The trip will not go on: Ship hits iceberg in Alaska, derails cruise for thousands of travelers
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As icebergs go, it wasn’t all that big. But it was big enough to ruin the vacation plans for thousands of would-be Alaska tourgoers.
Norwegian Cruise Line on Tuesday canceled the next Alaska sailing of its 1,976-passenger Norwegian Sun, citing damage to the ship sustained over the weekend when it hit a small iceberg near Alaska’s Hubbard Glacier.
The line also is ending the vessel’s current sailing early.
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Norwegian Sun was sailing toward Hubbard Glacier on Saturday in foggy conditions when it plowed into the low-lying chunk of ice, which Norwegian has characterized as a growler.
A growler is a type of very small iceberg that only rises a meter or less above the waterline and is often difficult to see from the bridge of a ship.
From video of the incident posted by passengers on Twitter, the ice chunk appeared to be about the size of a bus with most of its body underwater.
In the wake of the incident, the vessel skipped its Saturday visit to Hubbard Glacier and a subsequent Sunday call scheduled for Skagway, Alaska, and sailed directly to nearby Juneau, Alaska, for an assessment of damage to the exterior of the vessel.
After the assessment, the line concluded the ship would need to undergo repairs at its home port of Seattle before continuing its summer schedule of Alaska cruises.
A spokesperson for Norwegian wouldn’t comment on the extent of the damage to the ship or the repairs that were needed. But authorities have certified that the vessel is seaworthy. It departed Juneau late Monday for Seattle, where it is due back on Thursday.
“The ship was given clearance by the United States Coast Guard and other local maritime authorities to return to Seattle at reduced speed,” Norwegian said Tuesday in a statement sent to TPG. “All guests currently onboard will disembark in Seattle as originally planned.”
No one was injured during the incident, a spokesperson told TPG.
Cruise ships are equipped with radar designed to detect floating objects in the water that could be a hazard, and the bridges on cruise ships are staffed around-the-clock with crew members tasked with scanning the horizon for obstacles.
But growlers and other small icebergs known as “bergy bits” (the latter a tad bigger than growlers) can be difficult to detect by radar due to their small size.
Norwegian didn’t respond to questions from TPG about why Norwegian Sun hit the iceberg.
Cruise ships are designed to withstand damage from colliding with ice at sea, even in cases where the ice pierces the hull of the vessel and allows water to enter. All cruise ships in the modern era have been built with multiple compartments that can be sealed off using watertight doors, allowing a vessel to stay afloat even when taking on water.
Some cruise ships, particularly those designed to operate in the polar regions, are built with extra-tough hulls that allow them to regularly bump through floating ice and even run up onto ice sheets. Some of the hardiest cruise vessels, known as expedition cruise vessels, are able to break through floating ice.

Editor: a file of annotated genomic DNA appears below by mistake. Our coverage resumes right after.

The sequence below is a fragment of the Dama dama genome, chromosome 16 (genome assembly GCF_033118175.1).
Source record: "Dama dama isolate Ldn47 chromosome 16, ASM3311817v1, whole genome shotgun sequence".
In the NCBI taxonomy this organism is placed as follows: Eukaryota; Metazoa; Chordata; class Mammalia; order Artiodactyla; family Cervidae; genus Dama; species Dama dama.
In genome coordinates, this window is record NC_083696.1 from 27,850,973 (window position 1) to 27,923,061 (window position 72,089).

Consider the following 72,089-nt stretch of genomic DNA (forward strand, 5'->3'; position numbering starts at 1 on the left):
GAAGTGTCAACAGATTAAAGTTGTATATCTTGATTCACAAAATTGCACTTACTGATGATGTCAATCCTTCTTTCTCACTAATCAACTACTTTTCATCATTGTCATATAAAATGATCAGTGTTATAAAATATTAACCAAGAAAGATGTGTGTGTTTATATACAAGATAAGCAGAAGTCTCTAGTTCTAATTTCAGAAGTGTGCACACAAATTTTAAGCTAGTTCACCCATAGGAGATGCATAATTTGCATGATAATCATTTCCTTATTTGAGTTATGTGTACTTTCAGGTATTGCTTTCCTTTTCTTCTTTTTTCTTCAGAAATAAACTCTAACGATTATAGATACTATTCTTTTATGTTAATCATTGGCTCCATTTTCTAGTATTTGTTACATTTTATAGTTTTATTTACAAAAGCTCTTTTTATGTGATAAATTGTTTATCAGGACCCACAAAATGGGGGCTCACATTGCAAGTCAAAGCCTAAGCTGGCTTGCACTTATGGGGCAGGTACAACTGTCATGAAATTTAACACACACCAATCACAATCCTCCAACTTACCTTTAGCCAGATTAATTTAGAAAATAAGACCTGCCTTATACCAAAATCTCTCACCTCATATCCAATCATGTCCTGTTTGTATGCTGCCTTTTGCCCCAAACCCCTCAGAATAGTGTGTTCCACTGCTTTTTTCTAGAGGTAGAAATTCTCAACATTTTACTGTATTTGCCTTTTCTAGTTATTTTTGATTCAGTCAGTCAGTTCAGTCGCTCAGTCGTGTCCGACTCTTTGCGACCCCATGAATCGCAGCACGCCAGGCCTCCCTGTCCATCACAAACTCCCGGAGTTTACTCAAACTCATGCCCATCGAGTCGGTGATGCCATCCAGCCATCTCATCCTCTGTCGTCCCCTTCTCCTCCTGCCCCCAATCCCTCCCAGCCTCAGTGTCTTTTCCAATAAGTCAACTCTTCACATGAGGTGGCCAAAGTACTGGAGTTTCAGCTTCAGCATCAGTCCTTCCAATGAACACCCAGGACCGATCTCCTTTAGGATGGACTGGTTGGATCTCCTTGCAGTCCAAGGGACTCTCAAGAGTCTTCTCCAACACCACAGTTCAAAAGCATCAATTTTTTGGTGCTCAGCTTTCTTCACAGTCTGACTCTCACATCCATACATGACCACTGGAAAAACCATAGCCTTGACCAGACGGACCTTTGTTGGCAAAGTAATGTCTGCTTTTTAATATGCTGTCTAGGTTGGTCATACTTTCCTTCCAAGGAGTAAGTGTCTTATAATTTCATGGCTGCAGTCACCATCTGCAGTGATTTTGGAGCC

Ship collisions with growlers and other small icebergs are not uncommon and usually don’t result in major damage to a vessel. The chunk of ice that Norwegian Sun hit over the weekend was, notably, almost imperceptibly small when compared to the icebergs that have sunk vessels in the past.
The iceberg that sank the Titanic in 1912, for instance, is estimated to have stood 100 feet above the water line and have been 400 feet long. That would make it a couple hundred times bigger than the piece of ice that Norwegian Sun hit over the weekend.
Serious ship accidents involving icebergs have been very rare in the modern era. It’s been 63 years since a passenger on a ship has died after a collision with an iceberg. The last known passenger ship sunk by an iceberg with casualties was the Hans Hedtoft, in 1959. All 95 passengers and crew on the Danish cargo and passenger vessel perished after it hit an iceberg on its maiden voyage off the coast of Western Greenland.
Norwegian Sun was on a nine-night sailing to Alaska out of Seattle that began on Tuesday when it collided with the ice chunk. The trip was scheduled to include calls at the Alaskan towns of Sitka, Skagway, Juneau and Ketchikan; Alaska’s Icy Straight Point; and Victoria, British Columbia, in addition to a visit to Hubbard Glacier.
Passengers only had the chance to visit Sitka and Icy Strait Point before the trip was cut short.
Norwegian said passengers on the current sailing of the vessel will receive a full refund of their fare plus a future cruise credit in the amount of 100% of what they paid.
Passengers on the ship’s next sailing, which was scheduled to begin June 30, will receive a full refund plus a future cruise credit in the amount of 50% of what they paid, as well as up to $300 per person in reimbursements for any airline cancellation or change fees they incur.
Built in 2001, Norwegian Sun is one of Norwegian’s oldest and smallest vessels. It’s one of five Norwegian ships currently assigned to Alaska sailings for the summer.
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Featured photo of Norwegian Sun sailing in Alaska courtesy of Norwegian Cruise Line.
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